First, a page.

It’s an old saying that pretty much everyone loves motherhood and apple pie, and I’d include myself in that list – particularly since there have been two back to back crop failures for the blueberry crop around our camp up north – otherwise as a good northern canadian lad I’d be endorsing motherhood and blueberry pie but definitely not turning down apple pie.
More realistically, in our home apple pie usually takes a back seat to apple crisp – which is so easy to throw together and is truly a great desert. But, Apple Kuchen also figures prominently among our favorite deserts because it’s a great desert in its own right and is almost as quick to prepare as apple crisp.
Partly devoured pan of whole barley base apple kuchen
For those who haven’t had it before it is an cake base topped with apples and a sugar and cinnamon topping. Since home ground whole grain flours are the principal ones that get used in our kitchen the base is usually whole barley or whole wheat – both of which work great and give more substance and flavour compared to white flours.
So next time you are looking for a great desert give Apple Kuchen a try.
Click on the post title to expand and see the recipe.
Sometimes it can be a challenge to get light and airy buns when baking with whole extraction whole wheat flour – but steaming makes it a breeze. These buns are the perfect thing to stuff with slow cooked pulled pork or other meat filling. Give them a try and you’ll be sure to add them to your baking repertoire on a regular basis.
Try to get the freshest whole wheat flour you can manage. Home ground is best but otherwise look for a supplier that can ensure the flour hasn’t been sitting around for a while. But, if you can pull off this recipe (and you can) you can build your own grain mill using these instructions.
Sourdough Whole Wheat Waffles – so incredibly light and good.
These waffles are incredibly light and oh so tasty, even when compared to other homemade waffles they are by far the best! You’ll love the full flavor that the whole wheat brings, and the acid in the not only adds a very mild tang to complement your sweet toppings but also provides the acidity to really foam the baking soda.
These are exceptionally simple to make – you just need to spend five minutes the night before making your sourdough levain. Really from a time standpoint it doesn’t require any more prep time – just a bit of forethought on your part.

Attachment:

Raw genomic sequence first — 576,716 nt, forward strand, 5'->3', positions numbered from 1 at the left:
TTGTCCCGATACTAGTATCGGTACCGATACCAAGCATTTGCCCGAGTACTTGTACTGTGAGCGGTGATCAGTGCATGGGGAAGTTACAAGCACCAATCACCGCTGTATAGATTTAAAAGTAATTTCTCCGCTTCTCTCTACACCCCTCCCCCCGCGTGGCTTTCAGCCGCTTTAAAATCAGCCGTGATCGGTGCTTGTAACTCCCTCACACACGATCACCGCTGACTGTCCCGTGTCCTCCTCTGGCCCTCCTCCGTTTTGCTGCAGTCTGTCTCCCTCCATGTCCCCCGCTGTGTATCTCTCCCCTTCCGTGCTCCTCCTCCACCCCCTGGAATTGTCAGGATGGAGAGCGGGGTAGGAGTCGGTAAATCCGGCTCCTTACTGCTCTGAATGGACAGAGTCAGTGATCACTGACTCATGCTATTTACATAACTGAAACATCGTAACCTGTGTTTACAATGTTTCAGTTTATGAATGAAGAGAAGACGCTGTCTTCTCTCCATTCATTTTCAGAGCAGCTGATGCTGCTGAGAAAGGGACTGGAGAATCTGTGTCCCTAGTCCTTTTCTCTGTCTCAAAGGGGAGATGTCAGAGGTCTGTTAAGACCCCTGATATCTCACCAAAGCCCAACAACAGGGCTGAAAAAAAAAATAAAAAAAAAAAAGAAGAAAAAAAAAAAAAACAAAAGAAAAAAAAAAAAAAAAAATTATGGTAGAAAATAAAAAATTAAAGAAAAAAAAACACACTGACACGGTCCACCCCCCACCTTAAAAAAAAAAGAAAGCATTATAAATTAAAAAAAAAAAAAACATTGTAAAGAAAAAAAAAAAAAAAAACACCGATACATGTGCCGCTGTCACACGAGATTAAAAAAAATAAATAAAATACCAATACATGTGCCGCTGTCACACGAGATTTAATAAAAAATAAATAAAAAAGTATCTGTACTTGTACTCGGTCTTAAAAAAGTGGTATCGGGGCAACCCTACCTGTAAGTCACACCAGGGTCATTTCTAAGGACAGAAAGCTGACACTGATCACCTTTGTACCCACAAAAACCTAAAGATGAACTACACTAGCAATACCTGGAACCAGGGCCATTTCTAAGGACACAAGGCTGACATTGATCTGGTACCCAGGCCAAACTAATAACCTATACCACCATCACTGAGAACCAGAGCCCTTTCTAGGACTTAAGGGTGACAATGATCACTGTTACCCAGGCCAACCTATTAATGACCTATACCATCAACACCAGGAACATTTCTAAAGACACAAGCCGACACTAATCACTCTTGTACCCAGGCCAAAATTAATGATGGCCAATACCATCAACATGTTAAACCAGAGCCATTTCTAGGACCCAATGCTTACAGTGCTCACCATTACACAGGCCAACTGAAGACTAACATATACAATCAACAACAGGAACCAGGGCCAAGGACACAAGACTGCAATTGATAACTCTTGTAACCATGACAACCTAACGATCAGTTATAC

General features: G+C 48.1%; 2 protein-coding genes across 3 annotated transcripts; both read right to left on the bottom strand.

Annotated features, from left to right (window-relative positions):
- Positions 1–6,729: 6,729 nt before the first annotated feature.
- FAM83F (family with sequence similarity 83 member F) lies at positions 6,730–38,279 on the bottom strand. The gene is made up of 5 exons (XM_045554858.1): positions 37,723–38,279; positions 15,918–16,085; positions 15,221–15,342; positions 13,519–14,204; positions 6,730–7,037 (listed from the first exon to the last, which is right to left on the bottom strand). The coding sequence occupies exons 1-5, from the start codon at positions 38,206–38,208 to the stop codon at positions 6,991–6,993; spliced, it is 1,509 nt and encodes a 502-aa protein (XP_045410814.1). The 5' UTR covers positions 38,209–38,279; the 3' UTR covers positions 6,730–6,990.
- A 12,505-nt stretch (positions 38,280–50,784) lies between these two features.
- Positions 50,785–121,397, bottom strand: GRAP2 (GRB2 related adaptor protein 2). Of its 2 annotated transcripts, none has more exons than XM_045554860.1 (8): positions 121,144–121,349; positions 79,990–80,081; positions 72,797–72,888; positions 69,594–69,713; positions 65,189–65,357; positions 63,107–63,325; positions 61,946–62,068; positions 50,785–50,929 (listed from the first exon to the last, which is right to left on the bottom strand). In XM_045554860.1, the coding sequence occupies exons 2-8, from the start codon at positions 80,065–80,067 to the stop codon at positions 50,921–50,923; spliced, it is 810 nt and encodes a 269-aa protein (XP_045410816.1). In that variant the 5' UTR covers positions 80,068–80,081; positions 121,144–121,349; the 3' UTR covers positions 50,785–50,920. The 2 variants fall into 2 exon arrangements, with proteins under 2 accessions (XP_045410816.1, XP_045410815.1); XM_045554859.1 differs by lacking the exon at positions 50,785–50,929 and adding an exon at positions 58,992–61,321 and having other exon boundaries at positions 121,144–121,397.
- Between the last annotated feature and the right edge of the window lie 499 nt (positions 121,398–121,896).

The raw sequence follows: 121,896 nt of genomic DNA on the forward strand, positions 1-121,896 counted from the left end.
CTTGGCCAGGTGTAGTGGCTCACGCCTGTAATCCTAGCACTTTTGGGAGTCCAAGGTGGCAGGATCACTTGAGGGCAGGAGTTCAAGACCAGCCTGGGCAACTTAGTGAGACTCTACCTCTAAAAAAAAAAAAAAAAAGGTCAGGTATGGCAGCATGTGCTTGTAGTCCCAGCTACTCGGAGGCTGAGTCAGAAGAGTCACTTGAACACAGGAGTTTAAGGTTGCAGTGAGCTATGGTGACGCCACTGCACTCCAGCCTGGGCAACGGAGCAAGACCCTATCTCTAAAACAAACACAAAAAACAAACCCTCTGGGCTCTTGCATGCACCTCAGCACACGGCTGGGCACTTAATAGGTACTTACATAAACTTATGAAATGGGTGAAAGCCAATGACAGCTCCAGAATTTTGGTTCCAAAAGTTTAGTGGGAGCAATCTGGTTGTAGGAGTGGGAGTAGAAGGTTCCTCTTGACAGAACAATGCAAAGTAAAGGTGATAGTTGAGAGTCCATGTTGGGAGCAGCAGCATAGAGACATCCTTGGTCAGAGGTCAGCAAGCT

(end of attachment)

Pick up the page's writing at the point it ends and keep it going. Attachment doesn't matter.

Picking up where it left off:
Give them a go and I am sure that “Sourdough waffles in the morning” idea will be floating around your head before you turn in on a regular basis prompting the making of the levain the night before and the sweet dreams realized the next morning.
This loaf will blow your socks off it is awesome good. Yet like any other quick bread this is a breeze to whip up taking only moments worth of prep work. In addition to the whole grain it features an abundance of pumpkin – pumpkin is strangely in short supply in many loaves, that’s not the case here. As well, the sugar content isn’t as high as other loaves – and with the richness of the pumpkin and spice flavor you don’t miss the lesser amount of sugar. In my case I use my home canned pumpkin cubes which only need to be mashed up with a fork.
If you like pumpkin and do whole grain baking this is a recipe you need to try. I am sure it will become one of your favorites.
Waffles are decidedly the high class alternative to the pedestrian pancakes. Sure, they are slower to produce but they are a great treat for a breakfast or brunch.
Breakfast fixings, barley flour waffles, strawberries, bacon and maple syrup
While a variety of whole grain flours can be used to pull these healthy waffles together my favorite is unquestionably barley. There’s a sweetness to barley that plays perfectly in this recipe – and by that I mean you’ll be hard pressed to make enough to satisfy the crowd at your table.
You may be hard pressed to find barley flour in your local grocery store – it will probably take a trip to a specialty retailer if you don’t have your own grain mill. If that’s the case why not consider building a grain mill – it isn’t much more complex than the baking you are already doing, just in a different domain.
That said, like all whole grain products it will fill you up and keep you going – you won’t be getting hunger pangs mid-morning after a hearty breakfast where these are featured.
So oil up your waffle iron, get it heated up and get ready to wow with these whole barley flour waffles.